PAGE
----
Lawmakers in the Former Yugoslav Republic of Macedonia are due on Friday to start voting on the name deal signed with Greece in June, paving the way for the Balkan country's accession to NATO and the European Union on the condition that it changes its name to “North Macedonia” and amends its constitution of clauses seen by Athens as expressing irredentist ambitions.
The vote hangs in the balance, as Prime Minister Zoran Zaev's center-left coalition has 72 lawmakers in the country's 120-seat Parliament and needs to secure a two-thirds majority of 80 votes to pass the laws on the constitutional changes.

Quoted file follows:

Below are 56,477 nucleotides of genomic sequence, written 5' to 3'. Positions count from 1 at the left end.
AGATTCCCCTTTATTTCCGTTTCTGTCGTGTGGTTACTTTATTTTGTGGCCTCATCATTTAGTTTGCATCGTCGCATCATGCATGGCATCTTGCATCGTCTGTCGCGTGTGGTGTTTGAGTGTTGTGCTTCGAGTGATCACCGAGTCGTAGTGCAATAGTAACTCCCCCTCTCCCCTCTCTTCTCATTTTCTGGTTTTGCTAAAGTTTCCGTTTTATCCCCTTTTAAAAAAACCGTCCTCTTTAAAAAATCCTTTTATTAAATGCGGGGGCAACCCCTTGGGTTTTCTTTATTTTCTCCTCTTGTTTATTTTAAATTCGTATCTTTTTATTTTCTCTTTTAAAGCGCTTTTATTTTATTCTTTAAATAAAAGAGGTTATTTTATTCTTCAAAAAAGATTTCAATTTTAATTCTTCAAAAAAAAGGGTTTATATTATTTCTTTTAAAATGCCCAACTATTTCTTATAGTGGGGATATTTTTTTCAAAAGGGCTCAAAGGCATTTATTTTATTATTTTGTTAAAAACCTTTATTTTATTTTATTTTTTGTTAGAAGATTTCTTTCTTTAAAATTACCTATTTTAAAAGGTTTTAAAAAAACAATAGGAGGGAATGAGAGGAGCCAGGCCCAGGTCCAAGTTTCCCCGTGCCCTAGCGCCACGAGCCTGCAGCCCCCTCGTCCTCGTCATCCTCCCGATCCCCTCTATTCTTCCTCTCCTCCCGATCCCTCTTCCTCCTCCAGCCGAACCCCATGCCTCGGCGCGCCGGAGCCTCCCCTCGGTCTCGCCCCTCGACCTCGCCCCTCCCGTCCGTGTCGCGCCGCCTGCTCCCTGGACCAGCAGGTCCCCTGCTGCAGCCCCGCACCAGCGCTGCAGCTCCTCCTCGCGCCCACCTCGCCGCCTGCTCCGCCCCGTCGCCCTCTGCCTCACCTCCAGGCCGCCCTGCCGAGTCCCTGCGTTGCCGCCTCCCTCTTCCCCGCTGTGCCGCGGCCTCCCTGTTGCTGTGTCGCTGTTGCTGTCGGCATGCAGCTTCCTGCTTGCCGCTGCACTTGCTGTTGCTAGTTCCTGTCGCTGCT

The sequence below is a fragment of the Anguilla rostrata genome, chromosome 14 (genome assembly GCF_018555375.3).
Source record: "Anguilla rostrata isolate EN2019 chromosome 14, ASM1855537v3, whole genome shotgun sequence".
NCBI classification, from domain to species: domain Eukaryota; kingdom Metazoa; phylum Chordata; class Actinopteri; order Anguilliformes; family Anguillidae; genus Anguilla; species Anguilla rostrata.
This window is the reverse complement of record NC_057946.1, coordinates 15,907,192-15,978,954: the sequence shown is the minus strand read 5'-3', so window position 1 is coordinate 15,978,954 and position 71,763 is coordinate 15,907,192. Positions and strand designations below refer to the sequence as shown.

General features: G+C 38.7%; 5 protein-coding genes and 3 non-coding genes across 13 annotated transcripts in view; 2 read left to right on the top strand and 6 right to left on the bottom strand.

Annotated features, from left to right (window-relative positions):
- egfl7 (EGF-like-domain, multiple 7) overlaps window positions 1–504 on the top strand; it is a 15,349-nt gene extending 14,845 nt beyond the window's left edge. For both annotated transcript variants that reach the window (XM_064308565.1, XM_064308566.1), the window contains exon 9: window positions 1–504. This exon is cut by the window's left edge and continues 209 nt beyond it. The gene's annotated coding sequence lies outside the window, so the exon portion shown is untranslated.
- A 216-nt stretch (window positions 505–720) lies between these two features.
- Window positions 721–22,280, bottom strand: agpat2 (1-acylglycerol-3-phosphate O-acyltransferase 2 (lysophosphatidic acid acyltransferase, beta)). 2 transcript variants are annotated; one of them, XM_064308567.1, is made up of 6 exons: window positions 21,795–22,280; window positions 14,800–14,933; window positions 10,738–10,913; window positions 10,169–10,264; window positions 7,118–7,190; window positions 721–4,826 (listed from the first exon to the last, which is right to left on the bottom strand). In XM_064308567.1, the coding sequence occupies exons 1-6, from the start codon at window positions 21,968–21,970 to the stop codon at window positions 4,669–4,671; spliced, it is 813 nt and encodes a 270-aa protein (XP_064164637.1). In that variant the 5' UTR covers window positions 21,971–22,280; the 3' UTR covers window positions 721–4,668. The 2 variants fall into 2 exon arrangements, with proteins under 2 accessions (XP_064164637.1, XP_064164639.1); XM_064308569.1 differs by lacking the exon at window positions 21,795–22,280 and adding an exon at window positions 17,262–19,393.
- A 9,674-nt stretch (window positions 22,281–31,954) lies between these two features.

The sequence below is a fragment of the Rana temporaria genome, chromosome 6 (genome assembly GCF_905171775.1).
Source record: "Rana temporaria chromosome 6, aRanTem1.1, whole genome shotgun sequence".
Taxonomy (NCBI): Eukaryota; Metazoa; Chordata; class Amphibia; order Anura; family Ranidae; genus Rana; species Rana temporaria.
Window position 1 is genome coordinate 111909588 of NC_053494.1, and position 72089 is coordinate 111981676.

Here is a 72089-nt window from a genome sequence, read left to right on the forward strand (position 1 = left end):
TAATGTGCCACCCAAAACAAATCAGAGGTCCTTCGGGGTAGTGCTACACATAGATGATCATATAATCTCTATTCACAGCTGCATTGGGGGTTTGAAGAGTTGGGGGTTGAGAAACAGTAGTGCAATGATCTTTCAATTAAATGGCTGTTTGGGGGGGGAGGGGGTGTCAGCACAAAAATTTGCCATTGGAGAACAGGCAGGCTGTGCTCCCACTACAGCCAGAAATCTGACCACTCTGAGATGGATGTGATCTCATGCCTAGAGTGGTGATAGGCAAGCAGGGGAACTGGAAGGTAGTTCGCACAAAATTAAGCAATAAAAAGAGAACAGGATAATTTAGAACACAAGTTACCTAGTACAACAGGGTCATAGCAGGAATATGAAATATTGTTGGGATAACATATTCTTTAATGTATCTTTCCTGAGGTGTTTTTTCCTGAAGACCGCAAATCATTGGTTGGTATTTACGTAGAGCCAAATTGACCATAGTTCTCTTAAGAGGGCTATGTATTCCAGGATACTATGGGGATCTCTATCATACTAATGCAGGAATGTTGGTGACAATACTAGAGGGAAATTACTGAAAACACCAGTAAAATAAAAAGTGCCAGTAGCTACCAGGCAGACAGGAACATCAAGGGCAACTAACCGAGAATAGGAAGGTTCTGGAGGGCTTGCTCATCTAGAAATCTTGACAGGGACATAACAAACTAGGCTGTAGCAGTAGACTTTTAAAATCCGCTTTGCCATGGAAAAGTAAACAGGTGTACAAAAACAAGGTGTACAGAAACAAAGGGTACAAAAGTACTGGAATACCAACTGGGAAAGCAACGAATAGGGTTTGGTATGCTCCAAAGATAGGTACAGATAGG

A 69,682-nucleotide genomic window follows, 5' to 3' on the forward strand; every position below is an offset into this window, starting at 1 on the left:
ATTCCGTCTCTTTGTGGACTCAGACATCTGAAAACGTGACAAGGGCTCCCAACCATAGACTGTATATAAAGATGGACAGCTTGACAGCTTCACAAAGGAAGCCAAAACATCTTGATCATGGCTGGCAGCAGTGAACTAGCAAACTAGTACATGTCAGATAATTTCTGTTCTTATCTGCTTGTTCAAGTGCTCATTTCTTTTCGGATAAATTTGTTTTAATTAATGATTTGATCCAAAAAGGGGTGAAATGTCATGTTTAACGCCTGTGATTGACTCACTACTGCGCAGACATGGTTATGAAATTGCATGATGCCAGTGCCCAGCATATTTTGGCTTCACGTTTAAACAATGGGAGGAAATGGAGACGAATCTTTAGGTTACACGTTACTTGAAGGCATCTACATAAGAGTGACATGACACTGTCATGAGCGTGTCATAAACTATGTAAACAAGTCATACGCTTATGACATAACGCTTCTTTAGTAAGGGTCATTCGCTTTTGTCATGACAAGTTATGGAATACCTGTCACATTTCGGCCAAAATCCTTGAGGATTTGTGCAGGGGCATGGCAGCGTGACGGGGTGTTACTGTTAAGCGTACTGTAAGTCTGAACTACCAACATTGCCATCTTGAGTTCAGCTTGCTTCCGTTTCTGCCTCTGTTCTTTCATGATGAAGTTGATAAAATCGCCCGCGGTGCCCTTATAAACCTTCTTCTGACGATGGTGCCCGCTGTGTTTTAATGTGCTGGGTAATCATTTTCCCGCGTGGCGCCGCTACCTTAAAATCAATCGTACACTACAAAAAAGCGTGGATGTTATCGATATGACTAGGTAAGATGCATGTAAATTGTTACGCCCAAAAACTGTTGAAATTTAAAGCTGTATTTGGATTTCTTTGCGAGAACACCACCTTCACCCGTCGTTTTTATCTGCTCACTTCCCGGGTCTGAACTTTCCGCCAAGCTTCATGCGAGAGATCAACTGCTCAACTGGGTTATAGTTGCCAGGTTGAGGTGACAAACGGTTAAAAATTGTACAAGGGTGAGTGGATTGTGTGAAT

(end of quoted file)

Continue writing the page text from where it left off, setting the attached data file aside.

The remaining lawmakers belong to the nationalist VMRO-DPMNE, which also supports EU and NATO membership but opposes changing the country’s name and walked out of the parliamentary debate on Wednesday.
Developments in Skopje are being watched closely and particularly by Washington, which has encouraged FYROM on numerous occasions to ratify the agreement and secure its place in the NATO alliance.
US Deputy Assistant Secretary of State for European Affairs Matthew Palmer is due to travel to Skopje on Monday, where he will meet with Zaev and Foreign Minister Nikola Dimitrov, while some reports suggest he may also hold talks with representatives of other parties, including possibly from the VMRO-DPMNE.